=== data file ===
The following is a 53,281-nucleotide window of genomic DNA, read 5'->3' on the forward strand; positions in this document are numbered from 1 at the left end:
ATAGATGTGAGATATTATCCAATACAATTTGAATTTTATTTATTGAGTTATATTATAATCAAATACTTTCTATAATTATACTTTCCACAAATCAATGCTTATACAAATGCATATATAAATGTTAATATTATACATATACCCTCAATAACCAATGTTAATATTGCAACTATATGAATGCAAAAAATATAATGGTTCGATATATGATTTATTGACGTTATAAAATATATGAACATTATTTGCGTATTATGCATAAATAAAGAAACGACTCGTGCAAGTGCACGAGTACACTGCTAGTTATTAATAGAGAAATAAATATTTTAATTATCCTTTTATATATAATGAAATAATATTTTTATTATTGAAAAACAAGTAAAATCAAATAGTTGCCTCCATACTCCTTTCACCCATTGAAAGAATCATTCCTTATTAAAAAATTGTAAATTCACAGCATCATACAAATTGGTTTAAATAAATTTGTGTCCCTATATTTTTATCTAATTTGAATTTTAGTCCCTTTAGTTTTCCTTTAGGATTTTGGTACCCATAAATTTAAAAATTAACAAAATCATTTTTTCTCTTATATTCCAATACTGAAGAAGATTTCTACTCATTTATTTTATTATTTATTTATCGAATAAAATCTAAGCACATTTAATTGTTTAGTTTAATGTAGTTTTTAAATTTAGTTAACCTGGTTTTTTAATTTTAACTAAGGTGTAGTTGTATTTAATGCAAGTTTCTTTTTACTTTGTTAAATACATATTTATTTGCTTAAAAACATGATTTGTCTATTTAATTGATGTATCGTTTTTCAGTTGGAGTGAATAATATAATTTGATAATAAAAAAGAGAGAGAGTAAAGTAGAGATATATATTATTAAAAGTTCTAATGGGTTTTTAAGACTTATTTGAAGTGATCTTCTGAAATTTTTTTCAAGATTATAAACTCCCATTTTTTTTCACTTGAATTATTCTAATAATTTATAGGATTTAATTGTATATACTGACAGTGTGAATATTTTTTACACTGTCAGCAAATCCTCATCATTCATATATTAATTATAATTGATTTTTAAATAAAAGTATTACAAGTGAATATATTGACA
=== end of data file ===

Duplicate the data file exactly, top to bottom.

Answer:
The following is a 53,281-nucleotide window of genomic DNA, read 5'->3' on the forward strand; positions in this document are numbered from 1 at the left end:
ATAGATGTGAGATATTATCCAATACAATTTGAATTTTATTTATTGAGTTATATTATAATCAAATACTTTCTATAATTATACTTTCCACAAATCAATGCTTATACAAATGCATATATAAATGTTAATATTATACATATACCCTCAATAACCAATGTTAATATTGCAACTATATGAATGCAAAAAATATAATGGTTCGATATATGATTTATTGACGTTATAAAATATATGAACATTATTTGCGTATTATGCATAAATAAAGAAACGACTCGTGCAAGTGCACGAGTACACTGCTAGTTATTAATAGAGAAATAAATATTTTAATTATCCTTTTATATATAATGAAATAATATTTTTATTATTGAAAAACAAGTAAAATCAAATAGTTGCCTCCATACTCCTTTCACCCATTGAAAGAATCATTCCTTATTAAAAAATTGTAAATTCACAGCATCATACAAATTGGTTTAAATAAATTTGTGTCCCTATATTTTTATCTAATTTGAATTTTAGTCCCTTTAGTTTTCCTTTAGGATTTTGGTACCCATAAATTTAAAAATTAACAAAATCATTTTTTCTCTTATATTCCAATACTGAAGAAGATTTCTACTCATTTATTTTATTATTTATTTATCGAATAAAATCTAAGCACATTTAATTGTTTAGTTTAATGTAGTTTTTAAATTTAGTTAACCTGGTTTTTTAATTTTAACTAAGGTGTAGTTGTATTTAATGCAAGTTTCTTTTTACTTTGTTAAATACATATTTATTTGCTTAAAAACATGATTTGTCTATTTAATTGATGTATCGTTTTTCAGTTGGAGTGAATAATATAATTTGATAATAAAAAAGAGAGAGAGTAAAGTAGAGATATATATTATTAAAAGTTCTAATGGGTTTTTAAGACTTATTTGAAGTGATCTTCTGAAATTTTTTTCAAGATTATAAACTCCCATTTTTTTTCACTTGAATTATTCTAATAATTTATAGGATTTAATTGTATATACTGACAGTGTGAATATTTTTTACACTGTCAGCAAATCCTCATCATTCATATATTAATTATAATTGATTTTTAAATAAAAGTATTACAAGTGAATATATTGACA